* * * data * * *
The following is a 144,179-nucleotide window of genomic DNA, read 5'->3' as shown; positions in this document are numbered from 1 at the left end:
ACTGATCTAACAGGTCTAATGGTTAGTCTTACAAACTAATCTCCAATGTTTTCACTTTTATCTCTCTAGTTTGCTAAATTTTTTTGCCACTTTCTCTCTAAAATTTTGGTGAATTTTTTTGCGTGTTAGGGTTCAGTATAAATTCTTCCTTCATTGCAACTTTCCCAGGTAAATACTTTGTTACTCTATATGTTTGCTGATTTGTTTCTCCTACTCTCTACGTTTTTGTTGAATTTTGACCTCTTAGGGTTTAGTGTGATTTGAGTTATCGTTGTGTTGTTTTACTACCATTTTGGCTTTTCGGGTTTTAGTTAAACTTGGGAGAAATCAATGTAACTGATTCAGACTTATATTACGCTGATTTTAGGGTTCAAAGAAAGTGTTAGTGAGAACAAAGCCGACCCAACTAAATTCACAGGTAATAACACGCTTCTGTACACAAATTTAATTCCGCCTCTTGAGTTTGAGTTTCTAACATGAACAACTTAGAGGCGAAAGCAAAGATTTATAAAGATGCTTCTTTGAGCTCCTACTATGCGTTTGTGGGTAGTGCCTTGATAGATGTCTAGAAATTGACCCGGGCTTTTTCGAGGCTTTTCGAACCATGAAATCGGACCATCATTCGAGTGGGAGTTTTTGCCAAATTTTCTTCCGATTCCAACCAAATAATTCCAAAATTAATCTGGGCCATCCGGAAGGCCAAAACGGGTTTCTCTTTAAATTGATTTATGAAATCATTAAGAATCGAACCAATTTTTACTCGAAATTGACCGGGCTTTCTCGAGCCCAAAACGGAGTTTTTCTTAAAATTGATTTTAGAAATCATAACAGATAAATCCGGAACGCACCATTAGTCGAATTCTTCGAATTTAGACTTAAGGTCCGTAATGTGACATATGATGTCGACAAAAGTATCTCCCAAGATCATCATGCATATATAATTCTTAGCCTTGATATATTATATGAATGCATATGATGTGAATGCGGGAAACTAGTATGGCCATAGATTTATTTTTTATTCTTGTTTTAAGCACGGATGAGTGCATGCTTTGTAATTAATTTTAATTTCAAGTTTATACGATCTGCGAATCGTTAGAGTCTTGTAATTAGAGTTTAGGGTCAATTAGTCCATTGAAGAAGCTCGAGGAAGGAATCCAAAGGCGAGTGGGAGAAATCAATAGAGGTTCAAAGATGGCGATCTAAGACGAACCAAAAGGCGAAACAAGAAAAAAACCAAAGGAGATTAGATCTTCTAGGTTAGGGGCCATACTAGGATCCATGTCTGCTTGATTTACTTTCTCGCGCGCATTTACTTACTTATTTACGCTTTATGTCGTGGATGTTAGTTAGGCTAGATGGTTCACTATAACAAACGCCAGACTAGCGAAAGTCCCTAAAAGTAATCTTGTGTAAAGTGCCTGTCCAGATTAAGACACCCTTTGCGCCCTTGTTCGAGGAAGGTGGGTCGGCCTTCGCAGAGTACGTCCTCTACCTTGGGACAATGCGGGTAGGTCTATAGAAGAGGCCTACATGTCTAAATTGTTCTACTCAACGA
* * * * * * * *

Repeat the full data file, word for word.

The following is a 144,179-nucleotide window of genomic DNA, read 5'->3' as shown; positions in this document are numbered from 1 at the left end:
ACTGATCTAACAGGTCTAATGGTTAGTCTTACAAACTAATCTCCAATGTTTTCACTTTTATCTCTCTAGTTTGCTAAATTTTTTTGCCACTTTCTCTCTAAAATTTTGGTGAATTTTTTTGCGTGTTAGGGTTCAGTATAAATTCTTCCTTCATTGCAACTTTCCCAGGTAAATACTTTGTTACTCTATATGTTTGCTGATTTGTTTCTCCTACTCTCTACGTTTTTGTTGAATTTTGACCTCTTAGGGTTTAGTGTGATTTGAGTTATCGTTGTGTTGTTTTACTACCATTTTGGCTTTTCGGGTTTTAGTTAAACTTGGGAGAAATCAATGTAACTGATTCAGACTTATATTACGCTGATTTTAGGGTTCAAAGAAAGTGTTAGTGAGAACAAAGCCGACCCAACTAAATTCACAGGTAATAACACGCTTCTGTACACAAATTTAATTCCGCCTCTTGAGTTTGAGTTTCTAACATGAACAACTTAGAGGCGAAAGCAAAGATTTATAAAGATGCTTCTTTGAGCTCCTACTATGCGTTTGTGGGTAGTGCCTTGATAGATGTCTAGAAATTGACCCGGGCTTTTTCGAGGCTTTTCGAACCATGAAATCGGACCATCATTCGAGTGGGAGTTTTTGCCAAATTTTCTTCCGATTCCAACCAAATAATTCCAAAATTAATCTGGGCCATCCGGAAGGCCAAAACGGGTTTCTCTTTAAATTGATTTATGAAATCATTAAGAATCGAACCAATTTTTACTCGAAATTGACCGGGCTTTCTCGAGCCCAAAACGGAGTTTTTCTTAAAATTGATTTTAGAAATCATAACAGATAAATCCGGAACGCACCATTAGTCGAATTCTTCGAATTTAGACTTAAGGTCCGTAATGTGACATATGATGTCGACAAAAGTATCTCCCAAGATCATCATGCATATATAATTCTTAGCCTTGATATATTATATGAATGCATATGATGTGAATGCGGGAAACTAGTATGGCCATAGATTTATTTTTTATTCTTGTTTTAAGCACGGATGAGTGCATGCTTTGTAATTAATTTTAATTTCAAGTTTATACGATCTGCGAATCGTTAGAGTCTTGTAATTAGAGTTTAGGGTCAATTAGTCCATTGAAGAAGCTCGAGGAAGGAATCCAAAGGCGAGTGGGAGAAATCAATAGAGGTTCAAAGATGGCGATCTAAGACGAACCAAAAGGCGAAACAAGAAAAAAACCAAAGGAGATTAGATCTTCTAGGTTAGGGGCCATACTAGGATCCATGTCTGCTTGATTTACTTTCTCGCGCGCATTTACTTACTTATTTACGCTTTATGTCGTGGATGTTAGTTAGGCTAGATGGTTCACTATAACAAACGCCAGACTAGCGAAAGTCCCTAAAAGTAATCTTGTGTAAAGTGCCTGTCCAGATTAAGACACCCTTTGCGCCCTTGTTCGAGGAAGGTGGGTCGGCCTTCGCAGAGTACGTCCTCTACCTTGGGACAATGCGGGTAGGTCTATAGAAGAGGCCTACATGTCTAAATTGTTCTACTCAACGA